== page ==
Is a Lake McDonald cabin in your future?
The Greve’s Tourist Camp cabins in this file photo.
Editor | April 7, 2021 7:35 AM
Glacier National Park will hold a tour later this month for people interested in in renovating and leasing a cabin on the shores of Lake McDonald.
Three of the of cabins are at the foot of the lake and have expansive views of the mountains, the fourth is a complex of cabins that was once an old motor camp about three-quarters of the way up the lake off the Going-to-the-Sun Road.
The cabins have been vacant for years and may need substantial historical renovation work. Glacier first considered the idea of leasing the cabins back in 2011.
There is another caveat to the deal: They can’t be sublet as vacation rentals, though the renovation costs can be used to offset the fair market value of the lease.
The four cabins are the Greve’s Tourist Camp, which is toward the head of the lake, the Grisley home, the Fox-Henderson cabin and the Moberly House.
Formally known as an “Request for Expressions
of Interest” a tour of the properties is scheduled for 10 a.m.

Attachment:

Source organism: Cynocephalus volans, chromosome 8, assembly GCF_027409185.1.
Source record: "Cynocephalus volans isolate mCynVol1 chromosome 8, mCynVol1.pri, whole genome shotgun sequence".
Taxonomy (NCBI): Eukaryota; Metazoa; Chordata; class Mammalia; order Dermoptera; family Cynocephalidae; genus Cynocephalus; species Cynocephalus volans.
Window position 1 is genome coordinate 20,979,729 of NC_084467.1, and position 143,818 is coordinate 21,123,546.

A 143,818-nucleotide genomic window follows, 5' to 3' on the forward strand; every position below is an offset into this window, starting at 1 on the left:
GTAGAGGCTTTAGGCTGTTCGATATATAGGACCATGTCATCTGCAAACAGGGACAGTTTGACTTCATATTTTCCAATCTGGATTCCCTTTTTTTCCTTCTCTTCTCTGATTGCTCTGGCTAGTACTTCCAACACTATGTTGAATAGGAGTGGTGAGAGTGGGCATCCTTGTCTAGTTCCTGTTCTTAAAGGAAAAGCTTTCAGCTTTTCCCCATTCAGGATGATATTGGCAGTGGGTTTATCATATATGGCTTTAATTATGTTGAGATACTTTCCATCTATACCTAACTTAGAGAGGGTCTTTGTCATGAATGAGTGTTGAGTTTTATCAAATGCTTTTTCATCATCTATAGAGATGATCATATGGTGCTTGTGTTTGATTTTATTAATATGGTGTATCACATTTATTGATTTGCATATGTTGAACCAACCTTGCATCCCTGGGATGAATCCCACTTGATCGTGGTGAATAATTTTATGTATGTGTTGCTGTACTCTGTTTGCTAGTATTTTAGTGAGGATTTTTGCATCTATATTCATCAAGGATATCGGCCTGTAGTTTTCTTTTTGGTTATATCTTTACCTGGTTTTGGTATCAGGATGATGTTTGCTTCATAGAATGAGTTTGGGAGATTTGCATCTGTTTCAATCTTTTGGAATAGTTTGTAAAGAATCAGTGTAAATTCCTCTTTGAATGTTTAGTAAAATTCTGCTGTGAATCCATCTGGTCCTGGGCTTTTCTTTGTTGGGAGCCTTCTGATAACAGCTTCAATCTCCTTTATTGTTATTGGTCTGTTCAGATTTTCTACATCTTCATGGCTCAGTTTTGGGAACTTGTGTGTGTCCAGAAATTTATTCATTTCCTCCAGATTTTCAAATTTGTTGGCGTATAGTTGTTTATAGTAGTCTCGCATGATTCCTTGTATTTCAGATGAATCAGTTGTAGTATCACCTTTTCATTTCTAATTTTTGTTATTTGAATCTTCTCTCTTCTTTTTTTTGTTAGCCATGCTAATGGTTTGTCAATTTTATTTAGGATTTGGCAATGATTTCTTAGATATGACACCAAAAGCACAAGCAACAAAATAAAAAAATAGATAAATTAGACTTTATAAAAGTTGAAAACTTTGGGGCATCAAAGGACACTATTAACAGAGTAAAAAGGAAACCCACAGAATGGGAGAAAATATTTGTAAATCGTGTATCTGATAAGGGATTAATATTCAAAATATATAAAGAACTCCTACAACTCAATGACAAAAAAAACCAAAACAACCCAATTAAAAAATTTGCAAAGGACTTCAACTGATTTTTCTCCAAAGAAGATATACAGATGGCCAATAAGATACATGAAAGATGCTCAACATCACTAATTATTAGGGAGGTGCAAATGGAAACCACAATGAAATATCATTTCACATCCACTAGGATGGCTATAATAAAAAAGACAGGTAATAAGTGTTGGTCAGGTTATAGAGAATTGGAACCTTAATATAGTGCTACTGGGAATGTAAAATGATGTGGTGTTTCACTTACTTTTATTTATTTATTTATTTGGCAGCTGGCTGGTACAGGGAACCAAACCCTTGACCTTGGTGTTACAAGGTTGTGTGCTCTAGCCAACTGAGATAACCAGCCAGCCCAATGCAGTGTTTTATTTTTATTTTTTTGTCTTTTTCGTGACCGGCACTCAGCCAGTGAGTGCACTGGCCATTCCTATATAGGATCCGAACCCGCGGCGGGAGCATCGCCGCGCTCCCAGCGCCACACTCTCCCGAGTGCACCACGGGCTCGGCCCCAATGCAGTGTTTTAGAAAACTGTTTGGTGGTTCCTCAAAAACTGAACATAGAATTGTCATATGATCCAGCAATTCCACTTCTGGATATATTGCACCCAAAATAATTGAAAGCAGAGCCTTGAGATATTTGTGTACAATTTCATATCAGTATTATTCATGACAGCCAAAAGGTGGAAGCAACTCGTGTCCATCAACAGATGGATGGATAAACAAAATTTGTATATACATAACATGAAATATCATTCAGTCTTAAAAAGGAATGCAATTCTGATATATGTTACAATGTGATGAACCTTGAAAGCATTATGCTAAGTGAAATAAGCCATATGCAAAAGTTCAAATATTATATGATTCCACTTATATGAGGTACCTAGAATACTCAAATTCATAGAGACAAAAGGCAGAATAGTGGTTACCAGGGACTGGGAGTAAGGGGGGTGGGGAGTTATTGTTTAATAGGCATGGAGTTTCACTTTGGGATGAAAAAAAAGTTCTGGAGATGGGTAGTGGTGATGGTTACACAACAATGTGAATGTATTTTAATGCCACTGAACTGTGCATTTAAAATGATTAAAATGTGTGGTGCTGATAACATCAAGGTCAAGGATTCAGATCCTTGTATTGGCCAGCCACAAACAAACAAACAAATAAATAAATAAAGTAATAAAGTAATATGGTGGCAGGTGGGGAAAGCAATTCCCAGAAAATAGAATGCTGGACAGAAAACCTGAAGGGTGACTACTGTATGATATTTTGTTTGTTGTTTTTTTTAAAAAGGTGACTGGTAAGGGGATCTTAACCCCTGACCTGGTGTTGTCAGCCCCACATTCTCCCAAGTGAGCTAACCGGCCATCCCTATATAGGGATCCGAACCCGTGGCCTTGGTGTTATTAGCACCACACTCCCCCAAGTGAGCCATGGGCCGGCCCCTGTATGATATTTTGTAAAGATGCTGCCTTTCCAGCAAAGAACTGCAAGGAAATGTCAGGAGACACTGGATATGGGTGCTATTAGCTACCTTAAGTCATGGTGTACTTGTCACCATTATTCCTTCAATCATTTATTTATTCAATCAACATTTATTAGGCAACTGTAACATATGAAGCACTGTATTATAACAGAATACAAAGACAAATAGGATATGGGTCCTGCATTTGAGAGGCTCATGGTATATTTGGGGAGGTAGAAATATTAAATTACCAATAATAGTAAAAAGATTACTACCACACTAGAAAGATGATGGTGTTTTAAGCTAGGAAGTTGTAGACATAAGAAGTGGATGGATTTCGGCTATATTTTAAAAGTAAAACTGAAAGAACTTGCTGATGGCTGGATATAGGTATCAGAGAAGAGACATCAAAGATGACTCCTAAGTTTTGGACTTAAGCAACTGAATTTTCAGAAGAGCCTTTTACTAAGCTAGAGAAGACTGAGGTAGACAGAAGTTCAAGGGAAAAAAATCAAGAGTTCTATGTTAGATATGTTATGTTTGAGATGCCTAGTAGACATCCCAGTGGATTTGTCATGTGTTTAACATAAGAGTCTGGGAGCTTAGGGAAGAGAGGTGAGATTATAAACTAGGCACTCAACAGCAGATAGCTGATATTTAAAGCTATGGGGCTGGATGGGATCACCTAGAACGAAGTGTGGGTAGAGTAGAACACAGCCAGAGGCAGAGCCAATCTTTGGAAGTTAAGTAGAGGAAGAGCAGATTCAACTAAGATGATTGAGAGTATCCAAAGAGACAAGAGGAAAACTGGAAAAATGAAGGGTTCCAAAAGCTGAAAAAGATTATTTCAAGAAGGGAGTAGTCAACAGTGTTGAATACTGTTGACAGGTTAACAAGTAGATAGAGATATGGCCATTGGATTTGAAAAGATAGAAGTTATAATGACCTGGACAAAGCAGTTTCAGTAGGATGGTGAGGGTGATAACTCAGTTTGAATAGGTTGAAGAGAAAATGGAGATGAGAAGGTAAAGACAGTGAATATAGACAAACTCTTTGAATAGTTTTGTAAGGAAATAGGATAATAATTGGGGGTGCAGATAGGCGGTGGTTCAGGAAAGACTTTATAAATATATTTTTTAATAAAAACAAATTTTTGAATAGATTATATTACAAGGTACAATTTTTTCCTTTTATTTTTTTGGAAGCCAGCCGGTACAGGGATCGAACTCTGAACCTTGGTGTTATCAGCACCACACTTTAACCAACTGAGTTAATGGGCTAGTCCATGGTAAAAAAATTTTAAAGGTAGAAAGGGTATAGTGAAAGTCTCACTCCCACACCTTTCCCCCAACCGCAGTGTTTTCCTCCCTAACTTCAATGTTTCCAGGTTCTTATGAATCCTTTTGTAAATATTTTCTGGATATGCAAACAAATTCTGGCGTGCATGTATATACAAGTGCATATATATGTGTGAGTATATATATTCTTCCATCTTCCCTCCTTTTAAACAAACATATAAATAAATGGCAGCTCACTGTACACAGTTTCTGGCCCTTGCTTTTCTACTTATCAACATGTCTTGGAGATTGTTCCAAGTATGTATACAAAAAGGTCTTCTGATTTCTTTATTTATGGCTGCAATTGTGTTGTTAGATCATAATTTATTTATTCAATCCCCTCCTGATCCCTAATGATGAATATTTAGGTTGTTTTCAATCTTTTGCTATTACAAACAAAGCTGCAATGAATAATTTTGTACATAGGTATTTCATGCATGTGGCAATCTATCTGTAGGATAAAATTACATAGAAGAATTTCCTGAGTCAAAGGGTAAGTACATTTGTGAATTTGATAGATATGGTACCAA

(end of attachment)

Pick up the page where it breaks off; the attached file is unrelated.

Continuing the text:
April 28. Interested parties should meet at Park headquarters.
The leases are expected to run from 10 to 60 years.
The Park can enter into lease agreements with interested nonprofits without a bid process “if the associated use would ‘contribute to the purposes and programs of the park,” it notes.
A lessee would also be required to maintain the building.
In addition to no vacation rentals, buildings cannot be used for gambling, adult entertainment, livestock, lodging and other uses that do not support the Park Service mission.
Glacier has considered this program for several years now, but it has now been formalized.
The cabins and outbuildings are eligible for listing or are already listed in the National Register of Historic Places.
The Greves Tourist Camp is listed.
The properties were formerly privately owned, but have since become the property of the Park Service.
Lake McDonald is the only lake in Glacier that currently has private buildings on its shores, known as inholders.
Additional information is available at: https://beta.sam.gov/opp/8ceedf8c61334dc78cf1f54b911c5f8a/view or by emailing firstname.lastname@example.org